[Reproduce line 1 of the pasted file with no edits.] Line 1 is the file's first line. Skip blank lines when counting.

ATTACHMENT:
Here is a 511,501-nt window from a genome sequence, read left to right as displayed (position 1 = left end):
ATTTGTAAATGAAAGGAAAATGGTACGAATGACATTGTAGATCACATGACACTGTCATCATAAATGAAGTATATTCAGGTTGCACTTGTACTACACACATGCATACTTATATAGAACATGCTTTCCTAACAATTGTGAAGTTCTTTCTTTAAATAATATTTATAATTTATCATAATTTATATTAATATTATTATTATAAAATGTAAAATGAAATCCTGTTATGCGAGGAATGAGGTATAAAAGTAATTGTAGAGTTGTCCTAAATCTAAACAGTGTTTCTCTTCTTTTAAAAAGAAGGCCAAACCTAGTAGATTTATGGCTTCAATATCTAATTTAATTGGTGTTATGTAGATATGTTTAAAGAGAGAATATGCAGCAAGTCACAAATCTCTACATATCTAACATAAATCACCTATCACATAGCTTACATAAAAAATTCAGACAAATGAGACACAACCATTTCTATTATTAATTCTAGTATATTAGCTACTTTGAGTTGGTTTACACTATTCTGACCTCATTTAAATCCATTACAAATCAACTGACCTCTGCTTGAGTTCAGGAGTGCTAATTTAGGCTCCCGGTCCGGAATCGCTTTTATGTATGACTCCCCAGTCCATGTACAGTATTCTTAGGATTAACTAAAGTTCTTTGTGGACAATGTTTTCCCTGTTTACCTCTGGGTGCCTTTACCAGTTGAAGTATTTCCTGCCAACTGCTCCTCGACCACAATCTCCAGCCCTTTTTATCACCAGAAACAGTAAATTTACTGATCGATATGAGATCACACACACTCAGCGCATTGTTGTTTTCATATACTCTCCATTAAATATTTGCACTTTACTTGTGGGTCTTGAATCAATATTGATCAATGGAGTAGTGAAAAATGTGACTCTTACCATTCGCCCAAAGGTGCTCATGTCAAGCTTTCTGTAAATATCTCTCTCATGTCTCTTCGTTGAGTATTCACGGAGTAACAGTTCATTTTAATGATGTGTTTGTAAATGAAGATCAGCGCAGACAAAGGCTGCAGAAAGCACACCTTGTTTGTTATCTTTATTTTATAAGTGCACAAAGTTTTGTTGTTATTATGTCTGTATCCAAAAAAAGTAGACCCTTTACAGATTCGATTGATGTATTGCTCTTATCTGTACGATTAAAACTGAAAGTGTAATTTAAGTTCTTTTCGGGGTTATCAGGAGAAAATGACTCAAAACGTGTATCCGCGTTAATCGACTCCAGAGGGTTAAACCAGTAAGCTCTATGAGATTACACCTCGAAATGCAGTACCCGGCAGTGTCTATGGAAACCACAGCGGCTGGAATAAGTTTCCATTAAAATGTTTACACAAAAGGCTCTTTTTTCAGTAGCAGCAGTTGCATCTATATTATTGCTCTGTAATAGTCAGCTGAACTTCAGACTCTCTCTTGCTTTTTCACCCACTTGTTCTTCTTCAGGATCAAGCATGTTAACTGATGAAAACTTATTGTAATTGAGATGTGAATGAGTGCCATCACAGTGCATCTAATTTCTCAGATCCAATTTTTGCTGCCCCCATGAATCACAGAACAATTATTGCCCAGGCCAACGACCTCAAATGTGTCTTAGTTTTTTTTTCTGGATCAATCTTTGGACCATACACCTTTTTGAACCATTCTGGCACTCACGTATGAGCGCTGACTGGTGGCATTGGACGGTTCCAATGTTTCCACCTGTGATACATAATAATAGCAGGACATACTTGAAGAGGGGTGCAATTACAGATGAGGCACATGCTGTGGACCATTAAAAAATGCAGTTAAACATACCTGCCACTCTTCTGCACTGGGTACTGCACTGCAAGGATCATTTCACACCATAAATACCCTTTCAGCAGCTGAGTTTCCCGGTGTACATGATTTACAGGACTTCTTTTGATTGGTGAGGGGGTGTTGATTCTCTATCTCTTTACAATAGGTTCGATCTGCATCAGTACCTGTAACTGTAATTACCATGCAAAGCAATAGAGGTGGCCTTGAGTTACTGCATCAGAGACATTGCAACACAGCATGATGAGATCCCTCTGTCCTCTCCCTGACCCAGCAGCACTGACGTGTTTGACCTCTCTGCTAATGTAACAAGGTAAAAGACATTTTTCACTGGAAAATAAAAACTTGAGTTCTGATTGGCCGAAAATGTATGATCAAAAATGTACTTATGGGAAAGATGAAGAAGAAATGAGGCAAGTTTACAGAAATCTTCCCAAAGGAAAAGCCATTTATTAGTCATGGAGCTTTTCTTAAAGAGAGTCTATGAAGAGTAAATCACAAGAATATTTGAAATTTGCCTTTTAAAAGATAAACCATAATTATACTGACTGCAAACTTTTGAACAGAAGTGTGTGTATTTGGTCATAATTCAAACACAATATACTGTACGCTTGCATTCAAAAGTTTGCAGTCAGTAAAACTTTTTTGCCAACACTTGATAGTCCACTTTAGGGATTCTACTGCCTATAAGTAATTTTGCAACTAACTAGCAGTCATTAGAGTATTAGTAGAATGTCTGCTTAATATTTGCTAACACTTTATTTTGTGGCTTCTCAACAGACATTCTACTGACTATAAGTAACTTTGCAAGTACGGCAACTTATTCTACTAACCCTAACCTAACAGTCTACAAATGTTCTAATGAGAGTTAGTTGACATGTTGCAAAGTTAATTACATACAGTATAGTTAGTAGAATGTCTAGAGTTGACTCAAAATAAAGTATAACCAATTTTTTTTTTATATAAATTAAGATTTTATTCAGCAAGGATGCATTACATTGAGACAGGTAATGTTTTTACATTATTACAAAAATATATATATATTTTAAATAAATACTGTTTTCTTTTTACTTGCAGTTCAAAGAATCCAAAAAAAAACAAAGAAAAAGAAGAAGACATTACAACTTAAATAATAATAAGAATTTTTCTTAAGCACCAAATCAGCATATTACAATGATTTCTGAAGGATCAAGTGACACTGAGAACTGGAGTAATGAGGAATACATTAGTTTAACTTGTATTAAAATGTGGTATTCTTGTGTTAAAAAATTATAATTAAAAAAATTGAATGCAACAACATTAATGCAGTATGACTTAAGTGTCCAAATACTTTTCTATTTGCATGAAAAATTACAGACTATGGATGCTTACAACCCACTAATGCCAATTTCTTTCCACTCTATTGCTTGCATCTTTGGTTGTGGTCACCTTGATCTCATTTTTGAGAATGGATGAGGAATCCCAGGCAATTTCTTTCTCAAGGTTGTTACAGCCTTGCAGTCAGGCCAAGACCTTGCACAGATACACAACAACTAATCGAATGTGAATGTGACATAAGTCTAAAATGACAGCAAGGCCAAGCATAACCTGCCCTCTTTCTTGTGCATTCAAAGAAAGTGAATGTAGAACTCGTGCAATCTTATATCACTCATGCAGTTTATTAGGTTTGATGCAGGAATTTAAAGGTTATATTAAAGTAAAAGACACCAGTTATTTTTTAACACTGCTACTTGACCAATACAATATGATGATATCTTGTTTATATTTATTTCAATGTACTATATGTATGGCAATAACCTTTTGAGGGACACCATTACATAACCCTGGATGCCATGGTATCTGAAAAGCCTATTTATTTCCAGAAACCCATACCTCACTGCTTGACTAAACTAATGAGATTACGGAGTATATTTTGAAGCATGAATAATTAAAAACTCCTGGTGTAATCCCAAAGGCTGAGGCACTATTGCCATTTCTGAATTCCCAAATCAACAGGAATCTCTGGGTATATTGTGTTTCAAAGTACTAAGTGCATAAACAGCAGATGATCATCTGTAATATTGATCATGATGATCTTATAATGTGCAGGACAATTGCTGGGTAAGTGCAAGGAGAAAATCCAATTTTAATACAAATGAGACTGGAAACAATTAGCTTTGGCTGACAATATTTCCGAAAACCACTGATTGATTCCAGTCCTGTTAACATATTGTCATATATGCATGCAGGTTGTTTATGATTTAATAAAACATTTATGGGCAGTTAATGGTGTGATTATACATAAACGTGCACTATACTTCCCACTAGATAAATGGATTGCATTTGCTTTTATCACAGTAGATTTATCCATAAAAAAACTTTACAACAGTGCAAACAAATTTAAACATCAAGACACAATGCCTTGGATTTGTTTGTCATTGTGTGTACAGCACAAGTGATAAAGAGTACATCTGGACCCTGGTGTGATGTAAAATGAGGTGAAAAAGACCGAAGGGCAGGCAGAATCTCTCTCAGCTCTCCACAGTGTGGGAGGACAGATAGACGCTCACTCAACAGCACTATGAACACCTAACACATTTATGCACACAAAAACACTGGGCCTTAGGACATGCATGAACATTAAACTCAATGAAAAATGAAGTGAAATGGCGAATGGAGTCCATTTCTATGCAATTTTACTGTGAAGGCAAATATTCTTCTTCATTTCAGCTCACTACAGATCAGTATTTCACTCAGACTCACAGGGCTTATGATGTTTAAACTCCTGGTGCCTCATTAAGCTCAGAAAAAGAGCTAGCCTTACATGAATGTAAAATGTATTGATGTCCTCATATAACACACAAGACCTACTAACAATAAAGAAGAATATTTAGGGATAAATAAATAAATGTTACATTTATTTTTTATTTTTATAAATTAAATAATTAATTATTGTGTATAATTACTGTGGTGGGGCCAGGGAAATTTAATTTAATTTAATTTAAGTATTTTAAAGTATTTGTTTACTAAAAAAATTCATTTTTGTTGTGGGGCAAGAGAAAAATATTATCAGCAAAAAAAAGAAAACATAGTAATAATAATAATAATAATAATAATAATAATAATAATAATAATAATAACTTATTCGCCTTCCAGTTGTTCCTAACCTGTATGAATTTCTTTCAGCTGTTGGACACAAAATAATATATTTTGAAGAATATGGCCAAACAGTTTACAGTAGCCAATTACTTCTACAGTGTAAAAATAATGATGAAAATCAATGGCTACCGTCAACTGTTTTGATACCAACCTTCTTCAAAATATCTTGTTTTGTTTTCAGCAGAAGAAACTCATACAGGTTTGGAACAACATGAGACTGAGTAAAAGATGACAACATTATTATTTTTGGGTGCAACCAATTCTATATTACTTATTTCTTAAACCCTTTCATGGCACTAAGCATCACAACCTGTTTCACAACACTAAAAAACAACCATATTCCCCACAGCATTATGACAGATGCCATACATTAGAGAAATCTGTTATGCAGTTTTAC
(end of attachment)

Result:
Here is a 511,501-nt window from a genome sequence, read left to right as displayed (position 1 = left end):